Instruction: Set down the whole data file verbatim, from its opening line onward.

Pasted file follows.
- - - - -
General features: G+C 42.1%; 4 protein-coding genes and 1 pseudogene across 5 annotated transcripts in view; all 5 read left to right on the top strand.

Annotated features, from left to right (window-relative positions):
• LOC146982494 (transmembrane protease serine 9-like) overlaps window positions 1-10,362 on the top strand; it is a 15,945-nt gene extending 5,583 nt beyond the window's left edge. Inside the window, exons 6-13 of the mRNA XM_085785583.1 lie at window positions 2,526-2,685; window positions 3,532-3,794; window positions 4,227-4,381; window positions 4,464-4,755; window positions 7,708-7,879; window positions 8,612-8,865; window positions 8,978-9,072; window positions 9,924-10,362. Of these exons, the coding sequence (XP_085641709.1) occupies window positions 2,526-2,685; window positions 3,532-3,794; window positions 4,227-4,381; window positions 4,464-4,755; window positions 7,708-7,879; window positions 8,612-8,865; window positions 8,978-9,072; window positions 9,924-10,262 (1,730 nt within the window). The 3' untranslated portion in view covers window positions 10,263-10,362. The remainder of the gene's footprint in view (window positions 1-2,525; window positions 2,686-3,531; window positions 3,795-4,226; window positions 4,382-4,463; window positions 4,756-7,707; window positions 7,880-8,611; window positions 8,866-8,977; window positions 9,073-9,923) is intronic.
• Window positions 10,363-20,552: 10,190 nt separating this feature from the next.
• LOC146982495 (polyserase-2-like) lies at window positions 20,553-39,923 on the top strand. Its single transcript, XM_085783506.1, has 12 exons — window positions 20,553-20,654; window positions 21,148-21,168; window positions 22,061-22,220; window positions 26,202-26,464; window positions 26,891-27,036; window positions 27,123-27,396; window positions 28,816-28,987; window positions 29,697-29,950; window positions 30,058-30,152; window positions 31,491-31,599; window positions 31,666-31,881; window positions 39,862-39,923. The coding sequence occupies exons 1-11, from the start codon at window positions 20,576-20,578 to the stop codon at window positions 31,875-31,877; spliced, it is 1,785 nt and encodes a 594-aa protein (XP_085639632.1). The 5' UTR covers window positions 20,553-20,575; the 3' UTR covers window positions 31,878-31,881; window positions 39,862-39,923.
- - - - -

General features: G+C 42.1%; 4 protein-coding genes and 1 pseudogene across 5 annotated transcripts in view; all 5 read left to right on the top strand.

Annotated features, from left to right (window-relative positions):
• LOC146982494 (transmembrane protease serine 9-like) overlaps window positions 1-10,362 on the top strand; it is a 15,945-nt gene extending 5,583 nt beyond the window's left edge. Inside the window, exons 6-13 of the mRNA XM_085785583.1 lie at window positions 2,526-2,685; window positions 3,532-3,794; window positions 4,227-4,381; window positions 4,464-4,755; window positions 7,708-7,879; window positions 8,612-8,865; window positions 8,978-9,072; window positions 9,924-10,362. Of these exons, the coding sequence (XP_085641709.1) occupies window positions 2,526-2,685; window positions 3,532-3,794; window positions 4,227-4,381; window positions 4,464-4,755; window positions 7,708-7,879; window positions 8,612-8,865; window positions 8,978-9,072; window positions 9,924-10,262 (1,730 nt within the window). The 3' untranslated portion in view covers window positions 10,263-10,362. The remainder of the gene's footprint in view (window positions 1-2,525; window positions 2,686-3,531; window positions 3,795-4,226; window positions 4,382-4,463; window positions 4,756-7,707; window positions 7,880-8,611; window positions 8,866-8,977; window positions 9,073-9,923) is intronic.
• Window positions 10,363-20,552: 10,190 nt separating this feature from the next.
• LOC146982495 (polyserase-2-like) lies at window positions 20,553-39,923 on the top strand. Its single transcript, XM_085783506.1, has 12 exons — window positions 20,553-20,654; window positions 21,148-21,168; window positions 22,061-22,220; window positions 26,202-26,464; window positions 26,891-27,036; window positions 27,123-27,396; window positions 28,816-28,987; window positions 29,697-29,950; window positions 30,058-30,152; window positions 31,491-31,599; window positions 31,666-31,881; window positions 39,862-39,923. The coding sequence occupies exons 1-11, from the start codon at window positions 20,576-20,578 to the stop codon at window positions 31,875-31,877; spliced, it is 1,785 nt and encodes a 594-aa protein (XP_085639632.1). The 5' UTR covers window positions 20,553-20,575; the 3' UTR covers window positions 31,878-31,881; window positions 39,862-39,923.